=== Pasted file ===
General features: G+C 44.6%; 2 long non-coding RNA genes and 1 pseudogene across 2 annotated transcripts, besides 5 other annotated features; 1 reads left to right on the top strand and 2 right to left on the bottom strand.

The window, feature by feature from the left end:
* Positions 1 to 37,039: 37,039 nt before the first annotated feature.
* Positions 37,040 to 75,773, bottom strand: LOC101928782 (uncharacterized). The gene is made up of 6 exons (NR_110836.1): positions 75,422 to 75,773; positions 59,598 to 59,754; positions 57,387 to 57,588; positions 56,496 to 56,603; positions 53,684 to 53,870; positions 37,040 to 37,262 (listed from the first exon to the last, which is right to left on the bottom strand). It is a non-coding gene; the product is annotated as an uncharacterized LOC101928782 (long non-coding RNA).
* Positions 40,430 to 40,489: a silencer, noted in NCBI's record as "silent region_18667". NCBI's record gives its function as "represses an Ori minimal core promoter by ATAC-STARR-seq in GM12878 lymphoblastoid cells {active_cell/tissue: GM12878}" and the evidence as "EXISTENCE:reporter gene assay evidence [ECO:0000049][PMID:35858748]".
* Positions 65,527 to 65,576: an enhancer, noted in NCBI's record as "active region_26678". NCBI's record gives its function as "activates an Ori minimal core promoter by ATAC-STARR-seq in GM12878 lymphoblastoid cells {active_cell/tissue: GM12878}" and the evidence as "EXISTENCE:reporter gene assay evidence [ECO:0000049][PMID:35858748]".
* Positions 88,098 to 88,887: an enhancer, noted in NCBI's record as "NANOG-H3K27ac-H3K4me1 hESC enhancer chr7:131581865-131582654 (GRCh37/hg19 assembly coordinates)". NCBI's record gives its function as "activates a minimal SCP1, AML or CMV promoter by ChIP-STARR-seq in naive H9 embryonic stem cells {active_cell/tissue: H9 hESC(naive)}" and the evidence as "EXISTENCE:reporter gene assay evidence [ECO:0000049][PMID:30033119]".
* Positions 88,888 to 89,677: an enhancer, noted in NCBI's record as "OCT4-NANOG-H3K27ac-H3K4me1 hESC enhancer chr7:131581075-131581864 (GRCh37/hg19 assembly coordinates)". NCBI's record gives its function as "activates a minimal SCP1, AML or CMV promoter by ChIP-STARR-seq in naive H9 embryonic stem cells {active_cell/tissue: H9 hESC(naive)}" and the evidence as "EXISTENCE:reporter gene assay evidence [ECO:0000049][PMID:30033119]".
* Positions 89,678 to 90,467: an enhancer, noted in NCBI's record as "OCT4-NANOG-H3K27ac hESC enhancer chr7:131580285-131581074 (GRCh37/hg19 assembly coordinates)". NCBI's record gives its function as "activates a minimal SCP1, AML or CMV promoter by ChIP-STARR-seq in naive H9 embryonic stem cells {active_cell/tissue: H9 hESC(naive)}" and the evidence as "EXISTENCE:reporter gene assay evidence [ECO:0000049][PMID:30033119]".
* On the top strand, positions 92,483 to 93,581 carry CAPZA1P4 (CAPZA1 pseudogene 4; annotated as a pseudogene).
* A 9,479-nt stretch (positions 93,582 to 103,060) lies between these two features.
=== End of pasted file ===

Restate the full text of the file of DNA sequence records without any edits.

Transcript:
General features: G+C 44.6%; 2 long non-coding RNA genes and 1 pseudogene across 2 annotated transcripts, besides 5 other annotated features; 1 reads left to right on the top strand and 2 right to left on the bottom strand.

The window, feature by feature from the left end:
* Positions 1 to 37,039: 37,039 nt before the first annotated feature.
* Positions 37,040 to 75,773, bottom strand: LOC101928782 (uncharacterized). The gene is made up of 6 exons (NR_110836.1): positions 75,422 to 75,773; positions 59,598 to 59,754; positions 57,387 to 57,588; positions 56,496 to 56,603; positions 53,684 to 53,870; positions 37,040 to 37,262 (listed from the first exon to the last, which is right to left on the bottom strand). It is a non-coding gene; the product is annotated as an uncharacterized LOC101928782 (long non-coding RNA).
* Positions 40,430 to 40,489: a silencer, noted in NCBI's record as "silent region_18667". NCBI's record gives its function as "represses an Ori minimal core promoter by ATAC-STARR-seq in GM12878 lymphoblastoid cells {active_cell/tissue: GM12878}" and the evidence as "EXISTENCE:reporter gene assay evidence [ECO:0000049][PMID:35858748]".
* Positions 65,527 to 65,576: an enhancer, noted in NCBI's record as "active region_26678". NCBI's record gives its function as "activates an Ori minimal core promoter by ATAC-STARR-seq in GM12878 lymphoblastoid cells {active_cell/tissue: GM12878}" and the evidence as "EXISTENCE:reporter gene assay evidence [ECO:0000049][PMID:35858748]".
* Positions 88,098 to 88,887: an enhancer, noted in NCBI's record as "NANOG-H3K27ac-H3K4me1 hESC enhancer chr7:131581865-131582654 (GRCh37/hg19 assembly coordinates)". NCBI's record gives its function as "activates a minimal SCP1, AML or CMV promoter by ChIP-STARR-seq in naive H9 embryonic stem cells {active_cell/tissue: H9 hESC(naive)}" and the evidence as "EXISTENCE:reporter gene assay evidence [ECO:0000049][PMID:30033119]".
* Positions 88,888 to 89,677: an enhancer, noted in NCBI's record as "OCT4-NANOG-H3K27ac-H3K4me1 hESC enhancer chr7:131581075-131581864 (GRCh37/hg19 assembly coordinates)". NCBI's record gives its function as "activates a minimal SCP1, AML or CMV promoter by ChIP-STARR-seq in naive H9 embryonic stem cells {active_cell/tissue: H9 hESC(naive)}" and the evidence as "EXISTENCE:reporter gene assay evidence [ECO:0000049][PMID:30033119]".
* Positions 89,678 to 90,467: an enhancer, noted in NCBI's record as "OCT4-NANOG-H3K27ac hESC enhancer chr7:131580285-131581074 (GRCh37/hg19 assembly coordinates)". NCBI's record gives its function as "activates a minimal SCP1, AML or CMV promoter by ChIP-STARR-seq in naive H9 embryonic stem cells {active_cell/tissue: H9 hESC(naive)}" and the evidence as "EXISTENCE:reporter gene assay evidence [ECO:0000049][PMID:30033119]".
* On the top strand, positions 92,483 to 93,581 carry CAPZA1P4 (CAPZA1 pseudogene 4; annotated as a pseudogene).
* A 9,479-nt stretch (positions 93,582 to 103,060) lies between these two features.